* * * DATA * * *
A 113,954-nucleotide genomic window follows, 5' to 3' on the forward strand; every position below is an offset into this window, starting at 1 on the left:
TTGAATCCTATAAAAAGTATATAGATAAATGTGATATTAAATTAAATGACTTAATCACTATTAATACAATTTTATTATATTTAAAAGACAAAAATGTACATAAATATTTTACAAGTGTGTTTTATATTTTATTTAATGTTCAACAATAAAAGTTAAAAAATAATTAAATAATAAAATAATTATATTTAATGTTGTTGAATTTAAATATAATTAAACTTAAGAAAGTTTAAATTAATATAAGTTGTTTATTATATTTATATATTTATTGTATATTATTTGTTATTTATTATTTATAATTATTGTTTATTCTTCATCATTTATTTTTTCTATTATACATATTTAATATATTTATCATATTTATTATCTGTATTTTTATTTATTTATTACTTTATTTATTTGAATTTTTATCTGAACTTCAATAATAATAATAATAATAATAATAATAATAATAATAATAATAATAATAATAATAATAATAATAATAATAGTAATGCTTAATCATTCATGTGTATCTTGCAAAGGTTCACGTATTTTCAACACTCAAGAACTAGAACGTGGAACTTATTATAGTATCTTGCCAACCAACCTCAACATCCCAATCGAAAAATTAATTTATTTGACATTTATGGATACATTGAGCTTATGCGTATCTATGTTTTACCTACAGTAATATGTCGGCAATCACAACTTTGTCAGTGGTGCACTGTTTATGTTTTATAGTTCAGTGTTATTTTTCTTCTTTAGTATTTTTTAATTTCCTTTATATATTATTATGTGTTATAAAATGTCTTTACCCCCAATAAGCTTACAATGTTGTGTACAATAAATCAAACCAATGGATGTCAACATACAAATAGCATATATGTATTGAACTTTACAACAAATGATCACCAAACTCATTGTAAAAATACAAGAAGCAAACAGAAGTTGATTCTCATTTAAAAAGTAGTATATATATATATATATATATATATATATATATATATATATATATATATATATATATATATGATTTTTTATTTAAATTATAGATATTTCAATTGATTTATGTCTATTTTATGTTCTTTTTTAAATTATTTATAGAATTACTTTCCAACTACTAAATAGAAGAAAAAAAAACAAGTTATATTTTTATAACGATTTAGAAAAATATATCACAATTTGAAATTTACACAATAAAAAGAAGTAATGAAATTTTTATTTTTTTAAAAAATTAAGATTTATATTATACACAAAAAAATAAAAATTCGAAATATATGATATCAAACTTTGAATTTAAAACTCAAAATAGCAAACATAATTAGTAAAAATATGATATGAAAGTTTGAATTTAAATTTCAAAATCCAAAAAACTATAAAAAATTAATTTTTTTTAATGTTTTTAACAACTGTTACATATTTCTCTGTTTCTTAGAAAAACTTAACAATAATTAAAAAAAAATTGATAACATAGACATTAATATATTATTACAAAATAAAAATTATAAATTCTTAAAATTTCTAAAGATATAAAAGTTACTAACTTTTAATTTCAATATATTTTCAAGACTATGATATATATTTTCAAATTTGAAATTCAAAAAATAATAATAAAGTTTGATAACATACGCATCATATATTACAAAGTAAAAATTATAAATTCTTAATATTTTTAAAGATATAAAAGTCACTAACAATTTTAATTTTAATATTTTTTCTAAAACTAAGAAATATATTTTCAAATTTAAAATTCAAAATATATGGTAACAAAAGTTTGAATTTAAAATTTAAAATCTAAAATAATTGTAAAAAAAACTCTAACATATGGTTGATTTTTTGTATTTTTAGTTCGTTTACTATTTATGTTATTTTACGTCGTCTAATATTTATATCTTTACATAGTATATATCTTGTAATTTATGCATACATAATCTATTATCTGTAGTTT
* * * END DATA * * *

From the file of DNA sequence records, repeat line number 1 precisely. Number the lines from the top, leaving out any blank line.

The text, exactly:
A 113,954-nucleotide genomic window follows, 5' to 3' on the forward strand; every position below is an offset into this window, starting at 1 on the left: